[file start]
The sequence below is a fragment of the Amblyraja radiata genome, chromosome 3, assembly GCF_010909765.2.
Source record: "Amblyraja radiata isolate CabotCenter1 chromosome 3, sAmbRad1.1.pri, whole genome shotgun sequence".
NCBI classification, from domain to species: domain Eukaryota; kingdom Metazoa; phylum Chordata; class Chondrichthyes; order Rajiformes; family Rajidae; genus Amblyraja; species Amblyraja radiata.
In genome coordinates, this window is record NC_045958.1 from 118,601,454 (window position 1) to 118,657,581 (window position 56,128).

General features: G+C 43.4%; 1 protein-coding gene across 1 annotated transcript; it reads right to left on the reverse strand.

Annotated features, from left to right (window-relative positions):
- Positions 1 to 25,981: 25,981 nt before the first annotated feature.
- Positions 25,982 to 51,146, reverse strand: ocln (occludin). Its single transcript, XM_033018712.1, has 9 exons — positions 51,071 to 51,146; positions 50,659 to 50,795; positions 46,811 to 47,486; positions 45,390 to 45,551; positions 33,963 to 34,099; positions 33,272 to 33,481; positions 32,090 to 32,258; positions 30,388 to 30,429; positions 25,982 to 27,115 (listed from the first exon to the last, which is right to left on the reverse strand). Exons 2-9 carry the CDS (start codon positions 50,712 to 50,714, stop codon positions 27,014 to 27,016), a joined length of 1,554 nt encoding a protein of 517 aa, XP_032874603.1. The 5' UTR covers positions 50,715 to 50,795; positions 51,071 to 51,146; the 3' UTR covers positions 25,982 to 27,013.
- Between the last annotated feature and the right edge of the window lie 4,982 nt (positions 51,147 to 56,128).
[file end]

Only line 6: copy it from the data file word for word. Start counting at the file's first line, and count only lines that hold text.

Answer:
Annotated features, from left to right (window-relative positions):